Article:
Friday, January 25, 2008

NC Trout Stocking for 2008 to be "Compressed"

RALEIGH, N.C. (Jan. 24, 2008) - In response to drought conditions forecasted for this spring and summer, the N.C. Wildlife Resources Commission will compress its trout stocking schedule for 2008, stocking the majority of fish in March, April and May, and limited numbers of trout stocked in June and July.

During a year with normal precipitation and weather conditions, Commission personnel stock trout throughout the summer and fall. However, Commission biologists determined that a compressed stocking schedule would help minimize the continuing drought’s impact on hatchery fish, particularly the fish that are now being grown out for stocking in 2009.

In addition to helping protect the 2009 fish, the compressed schedule will ensure that the majority of this year’s fish are stocked when stream conditions are more favorable than they would be later in the summer when water temperatures typically are higher and flows lower.
“With much of North Carolina in an exceptional drought and drought conditions forecasted into the summer, the aquatic habitat and environmental conditions for hatchery-trout production likely will continue to decline,” said Kyle Briggs, statewide hatchery production coordinator for the Commission. “However, we have every intention of stocking all of the trout scheduled for release in 2008 and will continue to target the normal sizes for those trout being stocked.”
“By removing a high proportion of the trout scheduled to be stocked this year before July, we can maximize the water and space we’ll need to produce the trout for the 2009 season,” Briggs said. “Given the anticipated drought conditions, this is a proactive, rational and equitable plan to address our trout production and stocking program for the next two years.”

Briggs doesn’t want to see a repeat of the fish kill at Armstrong last August when more than 103,000 brown and rainbow trout, the majority of which were schedule for stocking in 2008, succumbed to too much heat and too little rain.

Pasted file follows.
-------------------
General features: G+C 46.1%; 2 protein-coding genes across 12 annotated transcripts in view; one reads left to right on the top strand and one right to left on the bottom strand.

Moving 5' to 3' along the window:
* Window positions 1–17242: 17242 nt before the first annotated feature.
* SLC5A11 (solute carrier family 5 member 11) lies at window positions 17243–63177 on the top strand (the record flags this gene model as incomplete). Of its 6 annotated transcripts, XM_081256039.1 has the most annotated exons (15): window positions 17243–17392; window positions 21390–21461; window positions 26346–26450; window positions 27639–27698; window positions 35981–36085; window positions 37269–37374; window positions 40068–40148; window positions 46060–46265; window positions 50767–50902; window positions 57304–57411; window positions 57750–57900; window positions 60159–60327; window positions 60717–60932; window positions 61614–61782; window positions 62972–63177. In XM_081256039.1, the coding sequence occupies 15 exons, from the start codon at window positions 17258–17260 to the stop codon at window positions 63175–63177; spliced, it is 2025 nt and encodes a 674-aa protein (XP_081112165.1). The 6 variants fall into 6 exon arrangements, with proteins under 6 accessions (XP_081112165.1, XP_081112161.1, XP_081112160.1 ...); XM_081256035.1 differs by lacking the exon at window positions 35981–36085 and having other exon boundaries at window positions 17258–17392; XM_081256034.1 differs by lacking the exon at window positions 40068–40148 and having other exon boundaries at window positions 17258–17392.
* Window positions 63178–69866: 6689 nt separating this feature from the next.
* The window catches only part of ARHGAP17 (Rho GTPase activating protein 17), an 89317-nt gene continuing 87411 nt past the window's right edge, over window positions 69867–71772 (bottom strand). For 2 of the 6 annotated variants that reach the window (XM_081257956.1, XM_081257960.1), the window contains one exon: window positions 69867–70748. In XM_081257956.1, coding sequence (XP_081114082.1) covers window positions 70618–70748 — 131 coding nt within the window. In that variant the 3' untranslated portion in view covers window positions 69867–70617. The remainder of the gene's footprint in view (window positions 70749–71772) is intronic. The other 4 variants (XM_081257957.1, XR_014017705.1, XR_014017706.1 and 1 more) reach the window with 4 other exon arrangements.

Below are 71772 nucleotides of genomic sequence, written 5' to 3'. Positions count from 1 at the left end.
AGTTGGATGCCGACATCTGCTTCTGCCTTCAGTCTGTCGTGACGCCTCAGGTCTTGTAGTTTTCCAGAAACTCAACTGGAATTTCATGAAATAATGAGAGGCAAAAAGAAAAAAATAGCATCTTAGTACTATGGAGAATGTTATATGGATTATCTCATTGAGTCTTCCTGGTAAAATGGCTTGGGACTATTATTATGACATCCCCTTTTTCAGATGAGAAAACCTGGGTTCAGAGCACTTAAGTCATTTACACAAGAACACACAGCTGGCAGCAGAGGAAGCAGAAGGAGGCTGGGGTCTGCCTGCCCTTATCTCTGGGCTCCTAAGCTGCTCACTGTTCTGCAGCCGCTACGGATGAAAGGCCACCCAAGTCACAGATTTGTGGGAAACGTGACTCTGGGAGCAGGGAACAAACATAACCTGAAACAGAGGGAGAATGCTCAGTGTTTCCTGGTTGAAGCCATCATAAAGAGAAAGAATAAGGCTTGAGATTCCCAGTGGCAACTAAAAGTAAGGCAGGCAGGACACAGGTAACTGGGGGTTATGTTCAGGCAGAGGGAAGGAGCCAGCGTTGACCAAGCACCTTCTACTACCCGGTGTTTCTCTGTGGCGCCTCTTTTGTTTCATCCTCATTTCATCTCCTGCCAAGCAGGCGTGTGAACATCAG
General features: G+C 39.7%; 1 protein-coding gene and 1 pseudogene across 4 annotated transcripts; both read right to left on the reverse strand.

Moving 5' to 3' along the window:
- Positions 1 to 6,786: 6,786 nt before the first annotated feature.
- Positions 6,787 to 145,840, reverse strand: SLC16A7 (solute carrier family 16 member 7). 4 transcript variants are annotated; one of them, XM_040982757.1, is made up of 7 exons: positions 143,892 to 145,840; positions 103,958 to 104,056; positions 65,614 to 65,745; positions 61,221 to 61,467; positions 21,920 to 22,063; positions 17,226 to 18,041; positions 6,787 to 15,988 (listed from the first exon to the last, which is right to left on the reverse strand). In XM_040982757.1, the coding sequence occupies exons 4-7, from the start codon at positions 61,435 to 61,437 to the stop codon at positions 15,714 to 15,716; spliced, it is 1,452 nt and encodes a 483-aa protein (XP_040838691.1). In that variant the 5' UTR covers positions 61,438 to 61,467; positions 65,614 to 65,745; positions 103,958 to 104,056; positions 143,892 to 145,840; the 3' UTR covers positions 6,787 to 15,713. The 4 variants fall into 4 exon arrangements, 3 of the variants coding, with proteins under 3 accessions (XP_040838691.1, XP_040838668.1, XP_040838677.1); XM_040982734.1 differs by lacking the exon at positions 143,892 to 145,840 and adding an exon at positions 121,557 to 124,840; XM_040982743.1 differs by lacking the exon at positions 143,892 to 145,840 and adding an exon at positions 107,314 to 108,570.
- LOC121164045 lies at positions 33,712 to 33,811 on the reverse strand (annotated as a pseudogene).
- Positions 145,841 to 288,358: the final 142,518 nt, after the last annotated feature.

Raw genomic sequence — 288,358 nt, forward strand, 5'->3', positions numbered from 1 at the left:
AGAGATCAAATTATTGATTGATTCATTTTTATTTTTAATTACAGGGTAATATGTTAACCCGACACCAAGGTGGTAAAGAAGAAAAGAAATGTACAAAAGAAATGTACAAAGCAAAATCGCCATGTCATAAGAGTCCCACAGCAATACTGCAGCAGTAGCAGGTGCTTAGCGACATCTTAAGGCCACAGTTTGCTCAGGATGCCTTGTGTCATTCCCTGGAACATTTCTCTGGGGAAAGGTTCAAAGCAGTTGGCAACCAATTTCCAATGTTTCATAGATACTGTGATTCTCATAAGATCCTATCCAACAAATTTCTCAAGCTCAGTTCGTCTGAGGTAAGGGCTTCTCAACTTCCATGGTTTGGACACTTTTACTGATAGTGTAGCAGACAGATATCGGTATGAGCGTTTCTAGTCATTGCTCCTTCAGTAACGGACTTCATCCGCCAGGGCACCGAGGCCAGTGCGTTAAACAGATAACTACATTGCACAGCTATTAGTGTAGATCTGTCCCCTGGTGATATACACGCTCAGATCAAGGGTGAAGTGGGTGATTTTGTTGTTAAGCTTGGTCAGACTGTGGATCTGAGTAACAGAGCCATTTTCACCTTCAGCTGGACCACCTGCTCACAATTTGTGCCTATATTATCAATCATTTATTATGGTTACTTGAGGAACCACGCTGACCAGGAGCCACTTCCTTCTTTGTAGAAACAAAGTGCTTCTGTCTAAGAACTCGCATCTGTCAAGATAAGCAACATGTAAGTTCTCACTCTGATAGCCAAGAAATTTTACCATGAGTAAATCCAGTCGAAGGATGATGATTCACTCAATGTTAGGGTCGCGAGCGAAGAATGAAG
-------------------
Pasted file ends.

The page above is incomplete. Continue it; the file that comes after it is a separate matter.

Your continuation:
While the Commission’s other two cold-water hatcheries produced enough trout to make up for the loss at Armstrong, Briggs doubts that could be accomplished again this year, particularly if there is no significant rainfall between now and the summer.

“Without this compression schedule, we could stand to lose substantially more fish than we lost in 2007,” Briggs said. “A loss of this magnitude would seriously impact both 2008 and 2009 seasons, and we would not be able make up that number of fish from other hatcheries.”

The compressed stocking schedule should not affect anglers fishing in delayed-harvest waters, as enough fish will be retained for stocking in these waters in October and November. Likewise, anglers fishing in hatchery-supported waters shouldn’t notice any effects of the compressed schedule. According to a trout-angler survey conducted by the Commission last spring, hatchery-supported anglers spend a majority of their time (75 percent) fishing during the spring when the stockings will be at their peak.

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